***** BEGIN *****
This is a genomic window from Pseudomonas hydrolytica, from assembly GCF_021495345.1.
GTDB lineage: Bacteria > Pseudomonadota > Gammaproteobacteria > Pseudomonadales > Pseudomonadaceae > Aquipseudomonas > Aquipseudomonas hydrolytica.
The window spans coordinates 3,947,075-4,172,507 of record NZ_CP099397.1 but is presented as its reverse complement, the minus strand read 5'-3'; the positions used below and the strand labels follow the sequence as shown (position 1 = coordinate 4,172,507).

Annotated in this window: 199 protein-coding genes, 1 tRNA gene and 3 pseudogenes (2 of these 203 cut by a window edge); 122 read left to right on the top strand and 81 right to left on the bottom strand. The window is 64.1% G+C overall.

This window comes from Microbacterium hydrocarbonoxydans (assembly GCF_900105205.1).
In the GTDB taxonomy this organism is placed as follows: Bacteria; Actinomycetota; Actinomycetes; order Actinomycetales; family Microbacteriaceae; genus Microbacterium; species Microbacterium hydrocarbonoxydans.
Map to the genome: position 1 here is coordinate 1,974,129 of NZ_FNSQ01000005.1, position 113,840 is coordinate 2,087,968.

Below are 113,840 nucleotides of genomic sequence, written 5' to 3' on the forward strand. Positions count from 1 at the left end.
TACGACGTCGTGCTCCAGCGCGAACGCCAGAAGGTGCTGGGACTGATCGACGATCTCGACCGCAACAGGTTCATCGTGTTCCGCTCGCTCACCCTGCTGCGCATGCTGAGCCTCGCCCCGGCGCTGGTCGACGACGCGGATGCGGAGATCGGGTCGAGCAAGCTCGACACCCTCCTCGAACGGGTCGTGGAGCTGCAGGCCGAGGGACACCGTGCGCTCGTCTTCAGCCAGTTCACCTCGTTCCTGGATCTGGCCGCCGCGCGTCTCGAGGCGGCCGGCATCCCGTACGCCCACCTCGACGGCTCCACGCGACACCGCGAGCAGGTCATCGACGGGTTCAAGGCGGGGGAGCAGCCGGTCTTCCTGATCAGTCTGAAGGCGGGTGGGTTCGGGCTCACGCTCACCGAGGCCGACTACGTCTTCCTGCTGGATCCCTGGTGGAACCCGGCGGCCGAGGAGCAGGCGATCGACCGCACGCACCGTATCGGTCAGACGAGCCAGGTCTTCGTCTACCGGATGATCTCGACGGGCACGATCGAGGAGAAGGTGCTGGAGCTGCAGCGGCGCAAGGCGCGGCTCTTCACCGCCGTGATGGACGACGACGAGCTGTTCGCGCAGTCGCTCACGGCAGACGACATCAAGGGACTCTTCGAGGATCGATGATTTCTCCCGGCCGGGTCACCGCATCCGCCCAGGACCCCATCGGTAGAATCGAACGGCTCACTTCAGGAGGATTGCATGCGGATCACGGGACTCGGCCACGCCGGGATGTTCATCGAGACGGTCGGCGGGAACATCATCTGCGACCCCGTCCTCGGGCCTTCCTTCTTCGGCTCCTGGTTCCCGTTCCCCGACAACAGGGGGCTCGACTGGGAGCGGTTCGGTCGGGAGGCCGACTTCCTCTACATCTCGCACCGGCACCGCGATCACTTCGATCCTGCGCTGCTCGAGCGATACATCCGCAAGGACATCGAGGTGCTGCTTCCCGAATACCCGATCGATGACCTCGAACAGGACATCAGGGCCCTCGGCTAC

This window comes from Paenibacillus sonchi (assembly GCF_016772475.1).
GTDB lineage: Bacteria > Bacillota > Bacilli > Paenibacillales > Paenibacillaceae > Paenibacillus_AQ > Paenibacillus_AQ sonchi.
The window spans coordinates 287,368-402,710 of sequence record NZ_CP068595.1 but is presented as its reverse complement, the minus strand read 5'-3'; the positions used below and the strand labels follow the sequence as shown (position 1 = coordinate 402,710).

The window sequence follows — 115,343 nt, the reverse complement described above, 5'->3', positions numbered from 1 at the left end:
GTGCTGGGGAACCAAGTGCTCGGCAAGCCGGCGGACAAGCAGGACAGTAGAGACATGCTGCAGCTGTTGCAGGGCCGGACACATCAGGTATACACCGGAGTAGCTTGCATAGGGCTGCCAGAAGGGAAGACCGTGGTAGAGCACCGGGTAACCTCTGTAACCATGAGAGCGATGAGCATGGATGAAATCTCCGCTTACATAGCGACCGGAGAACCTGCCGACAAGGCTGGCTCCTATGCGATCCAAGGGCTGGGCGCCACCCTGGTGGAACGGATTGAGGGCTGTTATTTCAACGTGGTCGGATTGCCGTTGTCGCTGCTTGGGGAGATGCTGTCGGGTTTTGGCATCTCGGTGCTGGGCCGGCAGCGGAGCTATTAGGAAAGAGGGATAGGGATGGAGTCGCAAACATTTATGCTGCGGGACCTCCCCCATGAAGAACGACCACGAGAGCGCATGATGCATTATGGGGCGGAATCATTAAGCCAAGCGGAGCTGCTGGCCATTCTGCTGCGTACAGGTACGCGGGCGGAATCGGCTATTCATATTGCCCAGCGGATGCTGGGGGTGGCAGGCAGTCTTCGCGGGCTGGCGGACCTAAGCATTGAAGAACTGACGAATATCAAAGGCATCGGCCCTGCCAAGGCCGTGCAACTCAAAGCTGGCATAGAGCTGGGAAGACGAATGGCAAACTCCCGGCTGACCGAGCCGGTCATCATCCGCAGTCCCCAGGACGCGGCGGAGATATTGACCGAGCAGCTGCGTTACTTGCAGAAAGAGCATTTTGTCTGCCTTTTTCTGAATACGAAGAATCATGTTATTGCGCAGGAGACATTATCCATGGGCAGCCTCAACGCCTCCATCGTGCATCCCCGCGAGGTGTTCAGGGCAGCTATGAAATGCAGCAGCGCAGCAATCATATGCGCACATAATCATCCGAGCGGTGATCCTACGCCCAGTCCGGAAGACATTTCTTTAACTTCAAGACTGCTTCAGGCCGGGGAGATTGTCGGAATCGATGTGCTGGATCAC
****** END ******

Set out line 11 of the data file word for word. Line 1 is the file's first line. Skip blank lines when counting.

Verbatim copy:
GTDB lineage: Bacteria > Bacillota > Bacilli > Paenibacillales > Paenibacillaceae > Paenibacillus_AQ > Paenibacillus_AQ sonchi.